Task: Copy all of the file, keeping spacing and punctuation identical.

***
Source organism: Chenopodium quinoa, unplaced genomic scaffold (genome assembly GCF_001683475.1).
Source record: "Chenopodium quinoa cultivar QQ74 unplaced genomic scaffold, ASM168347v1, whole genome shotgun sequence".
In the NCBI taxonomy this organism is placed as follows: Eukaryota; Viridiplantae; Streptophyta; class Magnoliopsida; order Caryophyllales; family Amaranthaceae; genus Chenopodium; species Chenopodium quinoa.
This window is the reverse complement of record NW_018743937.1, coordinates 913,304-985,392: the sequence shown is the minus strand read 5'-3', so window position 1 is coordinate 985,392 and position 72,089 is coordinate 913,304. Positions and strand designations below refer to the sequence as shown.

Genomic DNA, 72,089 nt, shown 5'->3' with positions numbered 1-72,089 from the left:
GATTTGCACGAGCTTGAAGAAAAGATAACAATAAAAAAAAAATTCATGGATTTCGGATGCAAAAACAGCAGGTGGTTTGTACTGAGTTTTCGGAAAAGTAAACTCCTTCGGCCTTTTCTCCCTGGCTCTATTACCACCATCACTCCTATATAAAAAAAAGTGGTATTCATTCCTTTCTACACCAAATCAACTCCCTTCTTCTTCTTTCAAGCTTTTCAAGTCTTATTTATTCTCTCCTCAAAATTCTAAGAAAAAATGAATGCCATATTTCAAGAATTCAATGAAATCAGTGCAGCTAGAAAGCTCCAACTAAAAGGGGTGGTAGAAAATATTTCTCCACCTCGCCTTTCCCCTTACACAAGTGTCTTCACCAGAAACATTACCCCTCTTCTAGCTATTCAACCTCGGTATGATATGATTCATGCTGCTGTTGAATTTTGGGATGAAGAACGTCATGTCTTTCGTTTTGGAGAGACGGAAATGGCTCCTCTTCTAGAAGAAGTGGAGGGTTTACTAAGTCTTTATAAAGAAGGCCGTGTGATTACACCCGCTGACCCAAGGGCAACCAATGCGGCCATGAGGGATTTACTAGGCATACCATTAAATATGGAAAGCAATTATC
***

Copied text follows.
Source organism: Chenopodium quinoa, unplaced genomic scaffold (genome assembly GCF_001683475.1).
Source record: "Chenopodium quinoa cultivar QQ74 unplaced genomic scaffold, ASM168347v1, whole genome shotgun sequence".
In the NCBI taxonomy this organism is placed as follows: Eukaryota; Viridiplantae; Streptophyta; class Magnoliopsida; order Caryophyllales; family Amaranthaceae; genus Chenopodium; species Chenopodium quinoa.
This window is the reverse complement of record NW_018743937.1, coordinates 913,304-985,392: the sequence shown is the minus strand read 5'-3', so window position 1 is coordinate 985,392 and position 72,089 is coordinate 913,304. Positions and strand designations below refer to the sequence as shown.

Genomic DNA, 72,089 nt, shown 5'->3' with positions numbered 1-72,089 from the left:
GATTTGCACGAGCTTGAAGAAAAGATAACAATAAAAAAAAAATTCATGGATTTCGGATGCAAAAACAGCAGGTGGTTTGTACTGAGTTTTCGGAAAAGTAAACTCCTTCGGCCTTTTCTCCCTGGCTCTATTACCACCATCACTCCTATATAAAAAAAAGTGGTATTCATTCCTTTCTACACCAAATCAACTCCCTTCTTCTTCTTTCAAGCTTTTCAAGTCTTATTTATTCTCTCCTCAAAATTCTAAGAAAAAATGAATGCCATATTTCAAGAATTCAATGAAATCAGTGCAGCTAGAAAGCTCCAACTAAAAGGGGTGGTAGAAAATATTTCTCCACCTCGCCTTTCCCCTTACACAAGTGTCTTCACCAGAAACATTACCCCTCTTCTAGCTATTCAACCTCGGTATGATATGATTCATGCTGCTGTTGAATTTTGGGATGAAGAACGTCATGTCTTTCGTTTTGGAGAGACGGAAATGGCTCCTCTTCTAGAAGAAGTGGAGGGTTTACTAAGTCTTTATAAAGAAGGCCGTGTGATTACACCCGCTGACCCAAGGGCAACCAATGCGGCCATGAGGGATTTACTAGGCATACCATTAAATATGGAAAGCAATTATC